from the Judgment of Sentence Entered June 15, 2018 In the
Court of Common Pleas of Philadelphia County Criminal
Division at No(s): CP-51-CR-0005031-2017
BEFORE: BENDER, P.J.E., STABILE, J., and STEVENS, P.J.E.
Thomas J. Kearney, appeals from the judgment of sentence
entered in the Court of Common Pleas of Philadelphia County,
which sitting as finder of fact in Appellant's waiver
trial, found him guilty of criminal mischief, 18 Pa.C.S.
§ 3304, infra, graded as a misdemeanor in the
third degree. On appeal, Appellant contends the court erred
in sua sponte amending the grading of the charge of
the offense from a felony of the third degree, involving at
least $5, 000 in pecuniary loss, to a misdemeanor of the
third degree, requiring at least $500 in pecuniary loss, at
the end of trial and immediately before announcing its
also challenges the sufficiency of the evidence offered to
prove the statutory damages amount of $500 for the M3
offense. For its part, the trial court now concedes both
points and recommends we vacate judgment of sentence.
careful review, we are constrained to vacate judgment of
sentence, as we agree with the trial court that insufficient
evidence was offered to prove at least $500 in damages
suffered by the complainant.
The trial court sets forth the facts and procedural history,
On March 7, 2017, around 12:20 a.m., Detective Pridaka [of
the Philadelphia Police Department] responded to a shooting
incident complaint which occurred on the 5800 block of
Anderson Street. At the scene of the incident, Detective
Pridaka recovered two .40 caliber fired cartridge casings
(FCCs) and noticed a white 2016 Dodge Charger RT, which had
been damaged when a brick was thrown at it. Detective Pridaka
prepared a crime scene sketch and took crime scene photos of
the 5800 block of Anderson Street and the damaged vehicle.
N.T. 6/15/18, at 64-65.
After the complaint was taken to the Northwest division,
Detective Wayne Brown was assigned to the case and took a
statement from the Complainant, Daniel Franklin. Id.
at 39-40. The Complainant's statement indicated that when
the Complainant left his house around 12:20 a.m., he saw a
brick on top of his car and upon his removal of the brick, he
noticed the brick had smashed his front windshield. The
Complainant further described that there were dents all over
the corner of his car and that he proceeded to call 911
regarding the damage to his vehicle.
[The complaint indicated further that] [w]hile the
Complainant waited for police to respond, he noticed a car
backing up at the corner of Price and Anderson and saw
[Thomas Kearney], the Defendant [hereinafter
"Appellant"], get out of the car and begin walking
up the block towards the Complainant's vehicle. Appellant
picked up the brick and threw it at the Complainant's car
again. The Complainant screamed at Appellant, which prompted
Appellant to take off running; while running, Appellant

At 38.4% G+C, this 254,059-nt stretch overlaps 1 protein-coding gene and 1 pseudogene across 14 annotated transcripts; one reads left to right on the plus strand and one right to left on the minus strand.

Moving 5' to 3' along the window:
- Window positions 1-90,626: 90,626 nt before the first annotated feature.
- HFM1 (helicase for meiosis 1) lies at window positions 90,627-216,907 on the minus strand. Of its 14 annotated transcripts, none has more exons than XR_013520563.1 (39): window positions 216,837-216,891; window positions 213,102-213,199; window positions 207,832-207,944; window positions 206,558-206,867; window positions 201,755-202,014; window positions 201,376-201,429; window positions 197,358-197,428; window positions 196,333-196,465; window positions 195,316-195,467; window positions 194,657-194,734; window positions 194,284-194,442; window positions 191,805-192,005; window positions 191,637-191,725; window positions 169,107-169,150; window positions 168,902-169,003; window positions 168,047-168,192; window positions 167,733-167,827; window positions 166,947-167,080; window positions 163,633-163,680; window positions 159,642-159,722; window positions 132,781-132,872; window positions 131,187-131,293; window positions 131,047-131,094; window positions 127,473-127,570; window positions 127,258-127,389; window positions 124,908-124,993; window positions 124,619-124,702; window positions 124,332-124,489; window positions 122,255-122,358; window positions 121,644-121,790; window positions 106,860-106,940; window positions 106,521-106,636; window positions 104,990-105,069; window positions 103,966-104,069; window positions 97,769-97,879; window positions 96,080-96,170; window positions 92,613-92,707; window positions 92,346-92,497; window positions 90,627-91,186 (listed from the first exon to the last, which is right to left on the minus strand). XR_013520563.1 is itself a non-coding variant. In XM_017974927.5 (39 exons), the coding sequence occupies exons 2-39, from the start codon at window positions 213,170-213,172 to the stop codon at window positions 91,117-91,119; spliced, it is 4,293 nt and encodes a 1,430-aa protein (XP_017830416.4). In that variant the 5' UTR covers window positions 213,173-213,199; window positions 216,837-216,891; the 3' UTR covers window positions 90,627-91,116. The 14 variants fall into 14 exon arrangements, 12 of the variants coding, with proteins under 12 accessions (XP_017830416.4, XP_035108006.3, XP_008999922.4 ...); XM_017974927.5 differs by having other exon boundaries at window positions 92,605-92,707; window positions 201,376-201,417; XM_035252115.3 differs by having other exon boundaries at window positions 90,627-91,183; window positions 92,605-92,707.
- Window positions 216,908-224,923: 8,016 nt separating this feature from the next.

turned and started firing shots at the Complainant.
The Complainant did not know Appellant by name, but he
recognized him as his coworker's fiance'.
Id. at 17-18. When asked by Detective Brown why
Appellant would want to vandalize the Complainant's car,
the Complainant responded that he [recently had] an affair
with Appellant's fiancée. Id. at 22.
Trial Court Opinion, 1/9/19, at 2.
was charged with criminal mischief, graded as a felony in the
third degree,  and he proceeded to a waiver trial. At
trial, the Complainant testified that he was unable to
remember anything about the night in question. The
Commonwealth, therefore, had Complainant's police
statement, which including Complainant's personal opinion
that Appellant caused $10, 000 damage to his car, admitted
into the record pursuant to Pa.R.E. 803.1(1).
in the police statement, the written form asks "What is
the total damage to your vehicle? Complainant answered
"The hood, body, door, window, tire flat. I am going to
say $10, 000 with all the dents and stuff. They will have to
repaint the whole car." N.T. at 30-31. On
cross-examination, however, Complainant confirmed he was
"guessing" when he answered that the total damage
to his vehicle would amount to $10, 000. N.T. At 31.
Appellant testified in his defense and admitted he threw a
rock and a brick at Complainant's car, but he denied
having or using a gun.
court heard closing arguments, where defense counsel
maintained that without any meaningful estimate from a body
shop, garage, or other informed source, the only charge
substantiated by the evidence was summary criminal mischief,
which involves damages less than $500. The Commonwealth
failed to introduce any valuation evidence enabling the fact
finder to assign a value that would support a higher grade of
criminal mischief, the defense posited. N.T. at 101.
Commonwealth denied that a professional estimate was
necessary to prove its case, and it insisted, instead, that
the fact finder could look to the evidence, including
Complainant's own personal assessment that the damage
totaled $10, 000, and reasonably infer a valuation that would
support the felony 3 charge. N.T. at 102-03.
court began by finding Appellant not guilty of aggravated
assault, simple assault, REAP, and PIC, as it "[did not]
necessarily believe the Complainant's story" in
its entirety and considered Appellant's version equally
plausible, particularly because Appellant's conduct after
the fact was inconsistent with his having committed a serious
gun offense as charged. The court ...